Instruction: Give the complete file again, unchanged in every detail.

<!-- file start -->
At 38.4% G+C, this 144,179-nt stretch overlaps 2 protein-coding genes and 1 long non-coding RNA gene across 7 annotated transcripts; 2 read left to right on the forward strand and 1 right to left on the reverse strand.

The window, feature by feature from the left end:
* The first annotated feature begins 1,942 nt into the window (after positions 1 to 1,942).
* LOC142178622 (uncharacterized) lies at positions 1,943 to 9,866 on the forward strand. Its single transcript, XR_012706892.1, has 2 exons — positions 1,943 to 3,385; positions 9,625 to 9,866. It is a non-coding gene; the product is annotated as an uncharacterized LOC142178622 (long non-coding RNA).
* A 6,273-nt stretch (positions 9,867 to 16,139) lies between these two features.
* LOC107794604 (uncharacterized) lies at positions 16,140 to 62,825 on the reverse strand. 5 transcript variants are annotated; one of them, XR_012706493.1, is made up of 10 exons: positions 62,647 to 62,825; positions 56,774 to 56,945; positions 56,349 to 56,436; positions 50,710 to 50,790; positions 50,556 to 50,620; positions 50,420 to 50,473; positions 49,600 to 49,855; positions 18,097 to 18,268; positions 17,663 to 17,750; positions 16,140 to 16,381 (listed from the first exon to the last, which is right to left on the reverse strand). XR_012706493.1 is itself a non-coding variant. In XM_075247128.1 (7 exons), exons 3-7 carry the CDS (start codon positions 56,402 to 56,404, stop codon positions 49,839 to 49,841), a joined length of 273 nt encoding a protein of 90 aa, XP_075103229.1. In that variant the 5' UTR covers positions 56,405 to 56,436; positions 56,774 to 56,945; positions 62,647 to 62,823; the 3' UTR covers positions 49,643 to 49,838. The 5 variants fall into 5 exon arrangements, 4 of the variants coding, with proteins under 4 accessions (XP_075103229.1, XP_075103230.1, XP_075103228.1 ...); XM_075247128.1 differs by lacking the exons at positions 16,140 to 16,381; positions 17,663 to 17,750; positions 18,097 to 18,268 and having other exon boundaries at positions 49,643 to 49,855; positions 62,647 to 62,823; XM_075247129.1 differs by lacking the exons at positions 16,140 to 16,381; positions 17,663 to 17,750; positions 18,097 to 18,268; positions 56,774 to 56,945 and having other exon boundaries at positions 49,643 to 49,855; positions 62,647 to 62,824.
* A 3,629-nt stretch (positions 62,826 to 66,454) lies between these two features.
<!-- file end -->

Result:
At 38.4% G+C, this 144,179-nt stretch overlaps 2 protein-coding genes and 1 long non-coding RNA gene across 7 annotated transcripts; 2 read left to right on the forward strand and 1 right to left on the reverse strand.

The window, feature by feature from the left end:
* The first annotated feature begins 1,942 nt into the window (after positions 1 to 1,942).
* LOC142178622 (uncharacterized) lies at positions 1,943 to 9,866 on the forward strand. Its single transcript, XR_012706892.1, has 2 exons — positions 1,943 to 3,385; positions 9,625 to 9,866. It is a non-coding gene; the product is annotated as an uncharacterized LOC142178622 (long non-coding RNA).
* A 6,273-nt stretch (positions 9,867 to 16,139) lies between these two features.
* LOC107794604 (uncharacterized) lies at positions 16,140 to 62,825 on the reverse strand. 5 transcript variants are annotated; one of them, XR_012706493.1, is made up of 10 exons: positions 62,647 to 62,825; positions 56,774 to 56,945; positions 56,349 to 56,436; positions 50,710 to 50,790; positions 50,556 to 50,620; positions 50,420 to 50,473; positions 49,600 to 49,855; positions 18,097 to 18,268; positions 17,663 to 17,750; positions 16,140 to 16,381 (listed from the first exon to the last, which is right to left on the reverse strand). XR_012706493.1 is itself a non-coding variant. In XM_075247128.1 (7 exons), exons 3-7 carry the CDS (start codon positions 56,402 to 56,404, stop codon positions 49,839 to 49,841), a joined length of 273 nt encoding a protein of 90 aa, XP_075103229.1. In that variant the 5' UTR covers positions 56,405 to 56,436; positions 56,774 to 56,945; positions 62,647 to 62,823; the 3' UTR covers positions 49,643 to 49,838. The 5 variants fall into 5 exon arrangements, 4 of the variants coding, with proteins under 4 accessions (XP_075103229.1, XP_075103230.1, XP_075103228.1 ...); XM_075247128.1 differs by lacking the exons at positions 16,140 to 16,381; positions 17,663 to 17,750; positions 18,097 to 18,268 and having other exon boundaries at positions 49,643 to 49,855; positions 62,647 to 62,823; XM_075247129.1 differs by lacking the exons at positions 16,140 to 16,381; positions 17,663 to 17,750; positions 18,097 to 18,268; positions 56,774 to 56,945 and having other exon boundaries at positions 49,643 to 49,855; positions 62,647 to 62,824.
* A 3,629-nt stretch (positions 62,826 to 66,454) lies between these two features.